Meet PACO: Alejandra Chavez, Account Manager
In high school, Alejandra Chavez thought she wanted to be a civil engineer because her father is one. Then, she thought she wanted to be a teacher, because she enjoyed teaching ESL students, and it reminded her of her struggles as a child.
“The only thing that I knew was that I wanted to work for the Hispanic community,” Alejandra explained. “I wanted to be involved in some way with the Hispanic community in the U.S.”
With a business career in mind, Alejandra enrolled in a marketing class, and loved it. She graduated in three years with a dual degree in marketing and international business. Now, her favorite part of doing a project is seeing the finished product come to life.
“Once you drive down the street and see a billboard that you did, or hear your spot on the radio, it’s a great feeling, all the strategy and planning finally coming to life.” she said.
Through her work at PACO, Alejandra fulfills her desire to be involved with the Hispanic community in Chicago.
“Even though this portion of the market is growing tremendously, I think that a lot of companies and brands are still in denial of what’s going on and the fact that they need to target the Hispanic and multicultural market,” Alejandra said. “Multicultural is now becoming the general market. Many companies are now focusing on multicultural, not only Latinos, but people of other ethnicities as well. They live in the U.S., have lived in the U.S. for a long time, and have acculturated to the U.S. culture in one form or another.”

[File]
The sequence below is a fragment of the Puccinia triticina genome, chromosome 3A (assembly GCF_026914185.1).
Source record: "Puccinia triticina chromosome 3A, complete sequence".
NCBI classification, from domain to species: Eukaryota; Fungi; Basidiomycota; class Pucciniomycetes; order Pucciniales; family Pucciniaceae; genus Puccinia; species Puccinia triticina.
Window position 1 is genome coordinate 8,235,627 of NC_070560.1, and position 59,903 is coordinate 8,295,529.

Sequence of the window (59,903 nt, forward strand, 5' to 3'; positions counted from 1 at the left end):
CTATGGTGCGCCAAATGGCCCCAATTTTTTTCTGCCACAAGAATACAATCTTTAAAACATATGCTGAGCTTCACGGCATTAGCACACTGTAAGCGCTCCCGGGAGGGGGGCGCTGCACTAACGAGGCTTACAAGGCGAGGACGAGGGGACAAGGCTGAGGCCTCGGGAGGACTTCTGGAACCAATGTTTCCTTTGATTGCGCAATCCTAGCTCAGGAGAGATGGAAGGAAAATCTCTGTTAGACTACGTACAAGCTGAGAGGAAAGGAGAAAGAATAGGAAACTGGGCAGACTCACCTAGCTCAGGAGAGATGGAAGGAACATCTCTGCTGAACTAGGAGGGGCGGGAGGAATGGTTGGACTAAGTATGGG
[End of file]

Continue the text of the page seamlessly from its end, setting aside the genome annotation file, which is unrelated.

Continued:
At the age of 10, Alejandra moved to the United States from Guadalajara, Mexico, not knowing a word of English. For her, this was the scariest experience in her childhood. But it was also her motivation to not settle, to do the best she can and achieve what she wants, no matter what. This motivation has helped Alejandra grow professionally and personally.
“Outside of my job, I do workshops with Hispanics students in high school and college,” Alejandra said. “One of the workshops that I attend to is the Latino summit, in November where approximately twelve high schools in the northwest suburbs attend. I talk to Hispanic students about going to school, graduating from college and not becoming a stereotype. I think there is a trend that when you graduate high school, or are in high school, that you have to go right into the workforce to help support your family financially, something very common in Hispanic families. Consequently, not a lot of students go to college. I talk to them about my own personal experience, applying for scholarships and possibly being the first person to graduate from college in their families.”
Alejandra compares her personal experiences to PACO, saying that it is a part of her life.
“I can definitely relate to PACO because I feel like I’m very close to my roots; to my family and knowing where I came from and the values that I have,” Alejandra concluded. “But, at the same time, I am aware that I live in another country and that it is now my home. I do celebrate the Fourth of July, etc. It’s just great. I have the best of both worlds.”